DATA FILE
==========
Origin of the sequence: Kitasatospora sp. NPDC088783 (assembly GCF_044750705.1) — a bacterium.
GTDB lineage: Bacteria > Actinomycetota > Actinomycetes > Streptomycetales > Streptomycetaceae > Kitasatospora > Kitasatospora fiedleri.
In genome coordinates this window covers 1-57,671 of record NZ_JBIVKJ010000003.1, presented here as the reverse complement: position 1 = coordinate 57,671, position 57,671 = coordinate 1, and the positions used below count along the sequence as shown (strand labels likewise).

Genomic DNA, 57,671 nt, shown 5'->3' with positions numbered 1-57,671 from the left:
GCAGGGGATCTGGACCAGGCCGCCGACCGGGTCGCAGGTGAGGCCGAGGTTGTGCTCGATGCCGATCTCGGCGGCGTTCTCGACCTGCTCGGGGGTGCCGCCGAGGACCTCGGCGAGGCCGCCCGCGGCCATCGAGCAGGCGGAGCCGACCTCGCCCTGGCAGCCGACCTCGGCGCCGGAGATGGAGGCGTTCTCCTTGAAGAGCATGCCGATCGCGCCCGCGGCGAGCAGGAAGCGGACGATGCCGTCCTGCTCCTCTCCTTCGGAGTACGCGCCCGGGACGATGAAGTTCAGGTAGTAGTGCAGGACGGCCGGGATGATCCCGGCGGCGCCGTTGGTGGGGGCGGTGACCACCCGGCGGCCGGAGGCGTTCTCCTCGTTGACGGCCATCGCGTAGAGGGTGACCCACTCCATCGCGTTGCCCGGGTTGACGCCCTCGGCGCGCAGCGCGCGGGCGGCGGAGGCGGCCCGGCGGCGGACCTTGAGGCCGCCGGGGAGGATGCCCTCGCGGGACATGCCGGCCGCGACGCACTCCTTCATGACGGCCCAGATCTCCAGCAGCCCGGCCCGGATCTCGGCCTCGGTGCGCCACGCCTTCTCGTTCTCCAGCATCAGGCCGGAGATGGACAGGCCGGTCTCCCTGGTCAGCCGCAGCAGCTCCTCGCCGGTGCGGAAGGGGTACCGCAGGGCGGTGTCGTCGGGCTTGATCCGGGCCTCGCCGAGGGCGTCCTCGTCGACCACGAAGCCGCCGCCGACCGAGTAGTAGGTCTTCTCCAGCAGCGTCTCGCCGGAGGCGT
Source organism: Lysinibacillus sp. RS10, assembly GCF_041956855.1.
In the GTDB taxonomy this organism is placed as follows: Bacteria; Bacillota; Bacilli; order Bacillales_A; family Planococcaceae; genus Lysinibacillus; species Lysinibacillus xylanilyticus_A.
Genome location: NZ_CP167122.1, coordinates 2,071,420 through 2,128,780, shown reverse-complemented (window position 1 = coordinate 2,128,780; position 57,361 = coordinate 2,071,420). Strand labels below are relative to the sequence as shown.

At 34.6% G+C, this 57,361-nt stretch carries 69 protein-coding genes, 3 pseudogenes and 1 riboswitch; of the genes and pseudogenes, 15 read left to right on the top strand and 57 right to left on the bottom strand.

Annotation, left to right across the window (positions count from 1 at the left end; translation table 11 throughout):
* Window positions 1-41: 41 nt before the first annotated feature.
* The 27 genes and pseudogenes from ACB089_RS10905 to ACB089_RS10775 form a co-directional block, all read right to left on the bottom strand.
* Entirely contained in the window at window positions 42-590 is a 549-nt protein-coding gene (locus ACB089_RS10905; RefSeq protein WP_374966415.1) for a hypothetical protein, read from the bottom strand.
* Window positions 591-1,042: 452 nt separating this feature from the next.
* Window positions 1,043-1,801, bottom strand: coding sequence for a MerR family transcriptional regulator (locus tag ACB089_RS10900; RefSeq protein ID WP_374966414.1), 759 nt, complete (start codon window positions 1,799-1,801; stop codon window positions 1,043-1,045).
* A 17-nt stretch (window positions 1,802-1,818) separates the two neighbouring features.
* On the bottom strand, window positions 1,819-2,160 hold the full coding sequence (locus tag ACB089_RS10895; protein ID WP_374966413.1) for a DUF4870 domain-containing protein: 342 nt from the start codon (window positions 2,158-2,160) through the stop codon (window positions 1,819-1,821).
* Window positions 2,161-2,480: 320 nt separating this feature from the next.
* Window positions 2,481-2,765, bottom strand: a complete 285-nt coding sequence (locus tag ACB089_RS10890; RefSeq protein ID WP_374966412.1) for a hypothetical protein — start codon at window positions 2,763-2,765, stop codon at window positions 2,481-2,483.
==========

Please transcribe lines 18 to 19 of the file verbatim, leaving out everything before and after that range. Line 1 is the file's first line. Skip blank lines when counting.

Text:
* Window positions 2,161-2,480: 320 nt separating this feature from the next.
* Window positions 2,481-2,765, bottom strand: a complete 285-nt coding sequence (locus tag ACB089_RS10890; RefSeq protein ID WP_374966412.1) for a hypothetical protein — start codon at window positions 2,763-2,765, stop codon at window positions 2,481-2,483.